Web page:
The point I’m making in that tweet is that, fundamentally, faith is a divine construct, not a human one. That theological fact is what the vast majority of professing evangelical deconstructionists overlook, whether it be deliberately or ignorantly. Faith is a spiritual reality that originates in the eternal mind of God (Eph. 1:4-5). That is precisely why God, not man, must be the starting point of any discussion about faith in any biblically orthodox context.
Evangelical deconstruction is a dialectical mirage.
It is a philosophical phantasm.
I say that in light of these words from the noted French Reformer John Calvin who, in his theological magnum opus The Institutes of the Christian Religion, said:
All the [church] fathers with one heart execrated and with one mouth protested against contaminating the Word of God with the subtleties of sophists and involving it in the brawls of dialecticians. Do they keep within these limits when the sole occupation of their lives is to entwine and entangle the simplicity of Scripture with endless disputes?
The very term deconstruction, particularly as it is employed by progressive (woke) evangelicals, is merely verbal camouflage to disguise what is really going on within their hearts and minds, which is nothing less than a wholesale rejection of the authority of Scripture (biblical worldview) in favor of a secular worldview that is more culturally governed and, as such, fits more comfortably – and conveniently – with their own subjective interpretation of the world. The twentieth-century Welsh theologian D. Martyn Lloyd-Jones traced, and rightly so, I believe, such misguided thinking to a rejection of the authority of Scripture, saying:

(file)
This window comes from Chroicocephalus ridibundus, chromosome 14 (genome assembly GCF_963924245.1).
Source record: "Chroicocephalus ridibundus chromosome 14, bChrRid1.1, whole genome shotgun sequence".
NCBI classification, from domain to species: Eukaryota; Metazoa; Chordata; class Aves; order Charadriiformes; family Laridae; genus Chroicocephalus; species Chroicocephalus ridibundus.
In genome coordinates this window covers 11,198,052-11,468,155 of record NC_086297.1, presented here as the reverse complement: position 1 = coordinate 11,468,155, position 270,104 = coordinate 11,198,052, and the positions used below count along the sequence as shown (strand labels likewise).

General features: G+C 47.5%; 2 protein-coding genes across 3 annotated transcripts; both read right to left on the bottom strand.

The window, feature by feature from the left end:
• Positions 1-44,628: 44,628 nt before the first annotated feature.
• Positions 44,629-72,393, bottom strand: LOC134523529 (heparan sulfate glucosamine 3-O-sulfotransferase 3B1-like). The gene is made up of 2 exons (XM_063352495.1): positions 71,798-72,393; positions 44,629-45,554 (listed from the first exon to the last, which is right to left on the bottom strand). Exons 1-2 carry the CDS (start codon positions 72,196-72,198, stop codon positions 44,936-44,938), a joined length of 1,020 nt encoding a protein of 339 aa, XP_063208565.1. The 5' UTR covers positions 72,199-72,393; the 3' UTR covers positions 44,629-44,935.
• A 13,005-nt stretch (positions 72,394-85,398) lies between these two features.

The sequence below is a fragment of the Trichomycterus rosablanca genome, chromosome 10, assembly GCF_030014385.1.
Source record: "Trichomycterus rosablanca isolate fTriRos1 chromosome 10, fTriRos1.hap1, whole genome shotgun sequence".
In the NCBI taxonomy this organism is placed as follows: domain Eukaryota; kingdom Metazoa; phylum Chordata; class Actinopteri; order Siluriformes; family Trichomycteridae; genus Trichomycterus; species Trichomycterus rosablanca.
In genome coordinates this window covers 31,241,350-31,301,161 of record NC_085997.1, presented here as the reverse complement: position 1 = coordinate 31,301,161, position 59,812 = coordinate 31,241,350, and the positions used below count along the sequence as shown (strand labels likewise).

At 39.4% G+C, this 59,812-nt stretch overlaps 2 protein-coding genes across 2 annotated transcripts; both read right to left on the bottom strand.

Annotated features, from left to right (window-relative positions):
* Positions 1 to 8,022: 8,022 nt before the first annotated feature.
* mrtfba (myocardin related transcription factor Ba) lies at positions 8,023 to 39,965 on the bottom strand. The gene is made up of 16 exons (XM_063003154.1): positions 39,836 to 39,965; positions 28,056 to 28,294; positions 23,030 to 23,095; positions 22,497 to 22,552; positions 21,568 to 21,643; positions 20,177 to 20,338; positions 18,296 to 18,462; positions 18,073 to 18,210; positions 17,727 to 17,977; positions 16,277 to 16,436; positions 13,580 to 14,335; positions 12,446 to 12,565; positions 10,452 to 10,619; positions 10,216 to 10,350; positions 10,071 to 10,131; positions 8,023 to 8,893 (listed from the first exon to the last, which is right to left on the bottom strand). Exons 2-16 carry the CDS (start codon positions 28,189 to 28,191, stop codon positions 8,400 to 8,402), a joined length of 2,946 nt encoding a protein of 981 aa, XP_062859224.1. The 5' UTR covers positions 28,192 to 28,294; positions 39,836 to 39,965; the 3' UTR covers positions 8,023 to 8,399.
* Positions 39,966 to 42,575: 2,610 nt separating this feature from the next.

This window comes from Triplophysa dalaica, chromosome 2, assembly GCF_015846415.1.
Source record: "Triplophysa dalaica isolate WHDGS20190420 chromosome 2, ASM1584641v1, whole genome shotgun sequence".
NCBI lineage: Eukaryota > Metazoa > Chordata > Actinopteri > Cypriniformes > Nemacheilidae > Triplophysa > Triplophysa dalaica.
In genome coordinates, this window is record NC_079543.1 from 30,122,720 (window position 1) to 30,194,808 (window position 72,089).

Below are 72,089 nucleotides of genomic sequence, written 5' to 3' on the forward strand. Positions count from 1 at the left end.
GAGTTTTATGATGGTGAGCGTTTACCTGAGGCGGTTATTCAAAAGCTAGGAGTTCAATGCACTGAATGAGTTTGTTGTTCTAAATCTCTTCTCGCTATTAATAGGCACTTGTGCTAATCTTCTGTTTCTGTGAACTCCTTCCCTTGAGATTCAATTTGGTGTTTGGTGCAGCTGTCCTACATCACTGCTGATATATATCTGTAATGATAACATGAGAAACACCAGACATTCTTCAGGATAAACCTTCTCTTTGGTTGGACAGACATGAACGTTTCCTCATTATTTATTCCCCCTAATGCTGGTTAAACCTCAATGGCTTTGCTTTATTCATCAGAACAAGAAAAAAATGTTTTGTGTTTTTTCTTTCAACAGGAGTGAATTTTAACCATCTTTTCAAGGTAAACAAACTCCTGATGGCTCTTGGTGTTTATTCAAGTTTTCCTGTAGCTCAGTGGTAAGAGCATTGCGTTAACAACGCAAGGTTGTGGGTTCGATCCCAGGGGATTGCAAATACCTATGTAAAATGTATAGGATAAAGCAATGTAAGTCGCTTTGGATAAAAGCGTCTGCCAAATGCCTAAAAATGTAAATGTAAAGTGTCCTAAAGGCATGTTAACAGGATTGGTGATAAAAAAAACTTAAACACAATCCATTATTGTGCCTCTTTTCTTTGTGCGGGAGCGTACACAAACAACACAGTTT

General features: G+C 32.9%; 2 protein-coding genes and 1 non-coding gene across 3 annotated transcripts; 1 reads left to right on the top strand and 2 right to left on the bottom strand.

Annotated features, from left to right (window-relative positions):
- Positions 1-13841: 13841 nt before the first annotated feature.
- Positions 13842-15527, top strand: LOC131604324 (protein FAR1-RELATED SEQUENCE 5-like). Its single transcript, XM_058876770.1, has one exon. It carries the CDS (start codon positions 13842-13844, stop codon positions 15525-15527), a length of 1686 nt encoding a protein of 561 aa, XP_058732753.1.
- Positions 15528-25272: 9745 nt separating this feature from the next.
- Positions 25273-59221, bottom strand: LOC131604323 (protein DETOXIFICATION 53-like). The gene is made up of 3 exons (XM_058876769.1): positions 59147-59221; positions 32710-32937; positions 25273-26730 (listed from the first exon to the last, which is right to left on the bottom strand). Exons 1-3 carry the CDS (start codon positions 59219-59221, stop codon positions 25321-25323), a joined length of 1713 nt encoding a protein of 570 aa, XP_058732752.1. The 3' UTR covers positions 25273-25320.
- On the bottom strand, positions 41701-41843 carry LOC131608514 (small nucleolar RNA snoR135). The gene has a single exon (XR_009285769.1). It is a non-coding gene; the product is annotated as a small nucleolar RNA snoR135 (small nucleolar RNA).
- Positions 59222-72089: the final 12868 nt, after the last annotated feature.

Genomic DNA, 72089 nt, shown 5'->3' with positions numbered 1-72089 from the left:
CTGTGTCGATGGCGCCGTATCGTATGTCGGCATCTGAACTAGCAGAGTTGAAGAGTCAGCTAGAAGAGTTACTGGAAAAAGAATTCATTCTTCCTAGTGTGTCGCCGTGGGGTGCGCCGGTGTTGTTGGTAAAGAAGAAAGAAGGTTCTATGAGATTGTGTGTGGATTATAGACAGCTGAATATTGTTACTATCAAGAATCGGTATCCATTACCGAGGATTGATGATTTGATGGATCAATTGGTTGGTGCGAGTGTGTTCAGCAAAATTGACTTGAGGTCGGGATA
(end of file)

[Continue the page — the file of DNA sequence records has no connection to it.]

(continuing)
There can be no doubt whatsoever that all the troubles in the Church today, and most of the troubles in the world, are due to a departure from the authority of the Bible. And, alas, it was the Church herself that led in the so-called Higher Criticism that came from Germany just over a hundred years ago. Human philosophy took the place of revelation, man’s opinions were exalted and Church leaders talked about ‘the advance of knowledge and science’, and ‘the assured results’ of such knowledge. The Bible then became a book just like any other book, out-of-date in certain respects, wrong in other respects, and so on. It was no longer a book on which you could rely implicitly. [Source]
Faith must never be construed as or confused with worldview. The two are not the same thing. It is the conflating of those two ideas which, to a great and unfortunate extent, I believe, has contributed to the traction that the concept of deconstruction has garnered within the evangelical church in recent years. Nevertheless, I am grateful for godly men like Dr. James N. Anderson, the Carl W. McMurray professor of theology and philosophy at Reformed Theological Seminary, for providing some much-needed clarity on this matter, saying: